News | Question of the Week, WC 28th January
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Q: Can the BoE really hike with the U.S. Fed on hold?
A: Investors no longer expect any further increases in the U.S. Fed Funds Rate in 2019, whereas just three months ago, two hikes were priced in. Even if investors are right about the outlook for U.S. rates—we doubt they are—the U.K. won’t be constrained by the Fed’s inaction. Our chart below shows that the last two U.K. rate hike cycles commenced when the Fed was on hold. At present, U.K. interest rates are the furthest they have been below U.S. rates since 1984, even though the two economies’ labour markets look remarkably similar. Brexit uncertainty clearly is weighing on the U.K. economy at present, justifying the MPC’s current stance. But when that uncertainty lifts—we still expect MPs to sign off a deal by the end of March—the Committee likely will surprise investors by how quickly it moves to tighten policy. After all, fiscal stimulus and lower oil prices will boost the U.K. economy this year, while domestically-generated inflation still is rising. As a result, we expect the MPC to raise Bank Rate by 25bp every six months, once Brexit uncertainty has subsided, though our forecast for this cycle to start in May recently has become a closer call.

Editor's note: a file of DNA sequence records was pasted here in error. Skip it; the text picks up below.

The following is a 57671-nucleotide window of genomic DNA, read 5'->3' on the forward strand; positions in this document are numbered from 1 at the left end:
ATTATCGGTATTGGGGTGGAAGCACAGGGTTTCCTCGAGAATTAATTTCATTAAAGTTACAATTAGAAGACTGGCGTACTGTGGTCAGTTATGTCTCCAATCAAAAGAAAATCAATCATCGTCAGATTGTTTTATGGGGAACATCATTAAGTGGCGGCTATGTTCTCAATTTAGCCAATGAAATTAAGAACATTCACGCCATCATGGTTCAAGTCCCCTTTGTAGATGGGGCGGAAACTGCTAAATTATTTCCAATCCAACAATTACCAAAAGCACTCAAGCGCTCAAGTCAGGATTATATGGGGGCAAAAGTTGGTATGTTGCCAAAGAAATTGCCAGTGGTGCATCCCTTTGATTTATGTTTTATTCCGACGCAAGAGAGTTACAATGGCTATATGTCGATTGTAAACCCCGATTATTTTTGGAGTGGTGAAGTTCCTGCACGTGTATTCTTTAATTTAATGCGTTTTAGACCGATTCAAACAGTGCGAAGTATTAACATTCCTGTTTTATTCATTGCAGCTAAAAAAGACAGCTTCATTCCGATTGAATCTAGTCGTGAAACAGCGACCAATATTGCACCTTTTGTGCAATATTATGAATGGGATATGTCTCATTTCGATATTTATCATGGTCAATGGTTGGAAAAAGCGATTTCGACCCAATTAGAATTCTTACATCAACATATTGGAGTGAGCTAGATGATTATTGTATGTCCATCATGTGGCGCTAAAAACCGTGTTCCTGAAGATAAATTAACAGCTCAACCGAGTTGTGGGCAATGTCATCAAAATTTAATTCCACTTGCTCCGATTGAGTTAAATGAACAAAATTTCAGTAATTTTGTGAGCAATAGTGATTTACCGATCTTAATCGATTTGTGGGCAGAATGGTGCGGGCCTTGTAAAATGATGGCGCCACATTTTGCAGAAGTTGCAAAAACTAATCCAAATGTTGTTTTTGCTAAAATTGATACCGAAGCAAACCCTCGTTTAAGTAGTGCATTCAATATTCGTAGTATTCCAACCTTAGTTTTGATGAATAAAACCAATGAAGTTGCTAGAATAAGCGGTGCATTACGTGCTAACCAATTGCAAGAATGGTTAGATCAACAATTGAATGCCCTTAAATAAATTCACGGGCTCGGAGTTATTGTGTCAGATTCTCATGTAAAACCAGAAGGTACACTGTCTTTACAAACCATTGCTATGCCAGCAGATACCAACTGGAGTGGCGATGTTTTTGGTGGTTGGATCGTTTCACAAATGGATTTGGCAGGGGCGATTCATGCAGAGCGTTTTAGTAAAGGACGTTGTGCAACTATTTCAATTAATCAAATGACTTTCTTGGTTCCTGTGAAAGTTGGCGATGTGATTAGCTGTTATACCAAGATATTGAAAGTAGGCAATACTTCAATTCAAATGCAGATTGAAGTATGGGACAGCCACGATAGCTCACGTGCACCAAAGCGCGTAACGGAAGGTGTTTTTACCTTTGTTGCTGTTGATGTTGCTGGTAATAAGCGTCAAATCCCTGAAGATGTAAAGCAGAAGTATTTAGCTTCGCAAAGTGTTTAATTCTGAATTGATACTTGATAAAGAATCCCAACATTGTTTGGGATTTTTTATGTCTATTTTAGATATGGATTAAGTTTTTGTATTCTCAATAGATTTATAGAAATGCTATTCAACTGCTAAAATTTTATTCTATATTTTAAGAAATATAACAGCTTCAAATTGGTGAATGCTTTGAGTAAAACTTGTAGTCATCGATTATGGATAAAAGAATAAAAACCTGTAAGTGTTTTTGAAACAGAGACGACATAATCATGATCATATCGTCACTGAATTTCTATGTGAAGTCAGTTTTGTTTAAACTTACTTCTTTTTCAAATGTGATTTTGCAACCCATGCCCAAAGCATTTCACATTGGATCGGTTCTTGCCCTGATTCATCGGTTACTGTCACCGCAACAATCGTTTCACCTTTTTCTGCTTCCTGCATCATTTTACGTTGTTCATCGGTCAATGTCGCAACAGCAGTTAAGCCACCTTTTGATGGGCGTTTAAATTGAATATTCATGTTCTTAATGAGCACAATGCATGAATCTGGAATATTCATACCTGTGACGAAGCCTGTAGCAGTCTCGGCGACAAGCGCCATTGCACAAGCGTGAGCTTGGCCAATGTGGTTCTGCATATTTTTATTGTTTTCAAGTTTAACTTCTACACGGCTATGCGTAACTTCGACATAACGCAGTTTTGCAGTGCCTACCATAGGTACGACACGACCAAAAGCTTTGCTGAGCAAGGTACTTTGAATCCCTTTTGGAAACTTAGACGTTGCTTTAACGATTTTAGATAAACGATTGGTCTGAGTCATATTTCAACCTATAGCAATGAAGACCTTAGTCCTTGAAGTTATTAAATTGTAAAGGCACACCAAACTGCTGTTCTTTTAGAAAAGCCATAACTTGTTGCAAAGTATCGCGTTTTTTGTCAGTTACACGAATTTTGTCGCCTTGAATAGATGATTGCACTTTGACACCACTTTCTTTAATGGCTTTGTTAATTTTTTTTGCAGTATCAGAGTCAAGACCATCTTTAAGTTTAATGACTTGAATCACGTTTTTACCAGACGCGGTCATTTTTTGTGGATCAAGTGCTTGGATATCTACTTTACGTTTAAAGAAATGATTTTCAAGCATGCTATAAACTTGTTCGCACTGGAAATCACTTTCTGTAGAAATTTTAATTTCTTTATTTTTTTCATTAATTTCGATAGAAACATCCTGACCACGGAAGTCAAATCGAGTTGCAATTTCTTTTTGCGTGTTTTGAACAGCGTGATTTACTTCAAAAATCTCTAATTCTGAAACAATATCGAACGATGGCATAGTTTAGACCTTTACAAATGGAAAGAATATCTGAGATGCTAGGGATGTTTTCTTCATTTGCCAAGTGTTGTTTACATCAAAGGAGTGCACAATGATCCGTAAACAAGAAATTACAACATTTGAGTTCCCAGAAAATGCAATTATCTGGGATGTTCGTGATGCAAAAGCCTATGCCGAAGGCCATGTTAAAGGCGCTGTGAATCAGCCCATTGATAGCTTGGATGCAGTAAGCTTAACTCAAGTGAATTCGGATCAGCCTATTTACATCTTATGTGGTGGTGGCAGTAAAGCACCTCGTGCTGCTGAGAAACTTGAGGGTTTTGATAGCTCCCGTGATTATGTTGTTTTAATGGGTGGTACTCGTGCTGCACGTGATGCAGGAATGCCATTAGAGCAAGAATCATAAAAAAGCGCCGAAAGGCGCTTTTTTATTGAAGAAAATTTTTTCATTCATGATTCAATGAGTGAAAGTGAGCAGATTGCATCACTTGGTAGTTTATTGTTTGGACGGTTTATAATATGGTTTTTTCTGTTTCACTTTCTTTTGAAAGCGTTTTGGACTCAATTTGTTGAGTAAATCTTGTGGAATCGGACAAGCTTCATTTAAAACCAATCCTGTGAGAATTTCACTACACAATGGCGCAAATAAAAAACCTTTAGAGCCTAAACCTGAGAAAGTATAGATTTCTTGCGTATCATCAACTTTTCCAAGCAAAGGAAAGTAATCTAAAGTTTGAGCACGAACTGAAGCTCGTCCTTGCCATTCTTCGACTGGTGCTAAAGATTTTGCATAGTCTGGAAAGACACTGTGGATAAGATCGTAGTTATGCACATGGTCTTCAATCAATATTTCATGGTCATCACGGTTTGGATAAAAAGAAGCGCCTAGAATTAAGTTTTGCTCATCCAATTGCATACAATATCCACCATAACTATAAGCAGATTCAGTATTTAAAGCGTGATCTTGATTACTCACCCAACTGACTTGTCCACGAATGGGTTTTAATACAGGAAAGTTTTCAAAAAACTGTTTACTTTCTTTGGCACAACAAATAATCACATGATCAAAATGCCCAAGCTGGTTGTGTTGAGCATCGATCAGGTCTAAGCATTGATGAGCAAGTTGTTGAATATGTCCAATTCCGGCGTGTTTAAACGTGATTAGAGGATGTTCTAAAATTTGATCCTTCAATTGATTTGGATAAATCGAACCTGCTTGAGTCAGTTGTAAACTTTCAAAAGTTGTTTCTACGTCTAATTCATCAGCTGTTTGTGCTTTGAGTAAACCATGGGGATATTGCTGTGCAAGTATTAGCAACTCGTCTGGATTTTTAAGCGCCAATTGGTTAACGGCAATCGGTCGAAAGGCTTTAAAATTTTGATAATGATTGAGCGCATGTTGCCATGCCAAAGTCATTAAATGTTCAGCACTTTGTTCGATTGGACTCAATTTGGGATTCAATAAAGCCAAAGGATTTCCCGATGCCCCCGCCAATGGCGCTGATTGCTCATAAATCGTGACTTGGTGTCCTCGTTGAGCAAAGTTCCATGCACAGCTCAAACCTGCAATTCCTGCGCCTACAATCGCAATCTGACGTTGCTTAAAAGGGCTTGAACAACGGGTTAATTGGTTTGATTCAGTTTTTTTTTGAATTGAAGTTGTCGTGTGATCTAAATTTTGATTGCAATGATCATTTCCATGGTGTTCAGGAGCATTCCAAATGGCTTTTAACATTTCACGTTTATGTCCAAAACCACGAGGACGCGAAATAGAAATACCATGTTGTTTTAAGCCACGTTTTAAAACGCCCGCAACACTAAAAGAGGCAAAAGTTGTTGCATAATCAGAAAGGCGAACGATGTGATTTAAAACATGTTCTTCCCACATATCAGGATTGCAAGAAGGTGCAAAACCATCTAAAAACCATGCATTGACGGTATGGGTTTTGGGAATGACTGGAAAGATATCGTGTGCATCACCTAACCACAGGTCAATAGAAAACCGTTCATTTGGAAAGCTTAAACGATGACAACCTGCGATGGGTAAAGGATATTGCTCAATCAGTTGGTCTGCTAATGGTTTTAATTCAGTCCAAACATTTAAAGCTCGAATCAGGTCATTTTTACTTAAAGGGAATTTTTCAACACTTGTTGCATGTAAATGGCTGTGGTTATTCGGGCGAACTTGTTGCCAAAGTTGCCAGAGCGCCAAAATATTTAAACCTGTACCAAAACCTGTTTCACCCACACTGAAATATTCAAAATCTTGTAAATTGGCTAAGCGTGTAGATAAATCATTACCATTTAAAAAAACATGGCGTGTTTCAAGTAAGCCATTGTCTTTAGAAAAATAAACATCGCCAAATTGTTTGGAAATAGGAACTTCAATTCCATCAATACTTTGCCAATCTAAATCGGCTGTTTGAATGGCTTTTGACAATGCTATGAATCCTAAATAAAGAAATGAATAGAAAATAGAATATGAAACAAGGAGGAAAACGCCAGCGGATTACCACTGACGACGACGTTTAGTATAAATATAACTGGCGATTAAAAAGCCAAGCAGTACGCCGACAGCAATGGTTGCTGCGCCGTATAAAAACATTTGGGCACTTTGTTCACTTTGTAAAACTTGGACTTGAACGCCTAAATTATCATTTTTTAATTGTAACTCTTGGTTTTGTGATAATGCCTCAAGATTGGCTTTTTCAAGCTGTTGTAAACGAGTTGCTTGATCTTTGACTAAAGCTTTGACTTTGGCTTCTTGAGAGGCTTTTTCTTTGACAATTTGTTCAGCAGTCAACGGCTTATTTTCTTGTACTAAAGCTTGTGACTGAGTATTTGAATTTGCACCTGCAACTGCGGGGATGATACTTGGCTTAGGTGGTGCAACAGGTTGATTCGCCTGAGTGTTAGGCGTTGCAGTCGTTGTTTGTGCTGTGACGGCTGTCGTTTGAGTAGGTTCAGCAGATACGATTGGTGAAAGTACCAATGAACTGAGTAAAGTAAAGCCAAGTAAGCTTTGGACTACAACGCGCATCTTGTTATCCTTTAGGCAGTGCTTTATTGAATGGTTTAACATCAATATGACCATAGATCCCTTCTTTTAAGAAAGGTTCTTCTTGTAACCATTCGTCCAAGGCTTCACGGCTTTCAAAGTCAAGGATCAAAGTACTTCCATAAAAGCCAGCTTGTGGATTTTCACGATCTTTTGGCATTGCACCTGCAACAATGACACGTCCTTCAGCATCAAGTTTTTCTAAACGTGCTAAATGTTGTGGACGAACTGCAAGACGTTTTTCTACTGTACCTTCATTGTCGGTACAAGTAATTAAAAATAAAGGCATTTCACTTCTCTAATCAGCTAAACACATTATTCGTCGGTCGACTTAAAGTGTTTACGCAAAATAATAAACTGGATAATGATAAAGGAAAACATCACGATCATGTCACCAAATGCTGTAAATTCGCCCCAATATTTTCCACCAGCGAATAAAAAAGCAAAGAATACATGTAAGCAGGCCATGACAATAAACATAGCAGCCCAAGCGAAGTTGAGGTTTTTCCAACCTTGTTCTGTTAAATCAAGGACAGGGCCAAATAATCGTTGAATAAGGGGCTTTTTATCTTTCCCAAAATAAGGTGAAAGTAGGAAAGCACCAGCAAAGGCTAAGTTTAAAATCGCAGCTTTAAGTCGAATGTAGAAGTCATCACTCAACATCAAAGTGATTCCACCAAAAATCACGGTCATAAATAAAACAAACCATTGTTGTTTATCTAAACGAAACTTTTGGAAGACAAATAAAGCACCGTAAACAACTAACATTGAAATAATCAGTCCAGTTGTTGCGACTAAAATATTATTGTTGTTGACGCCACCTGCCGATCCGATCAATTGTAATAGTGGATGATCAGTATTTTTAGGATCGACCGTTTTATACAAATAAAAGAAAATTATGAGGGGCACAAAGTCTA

Samuel Tombs, Chief U.K. Economist
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Posted: 1st Feb 2019
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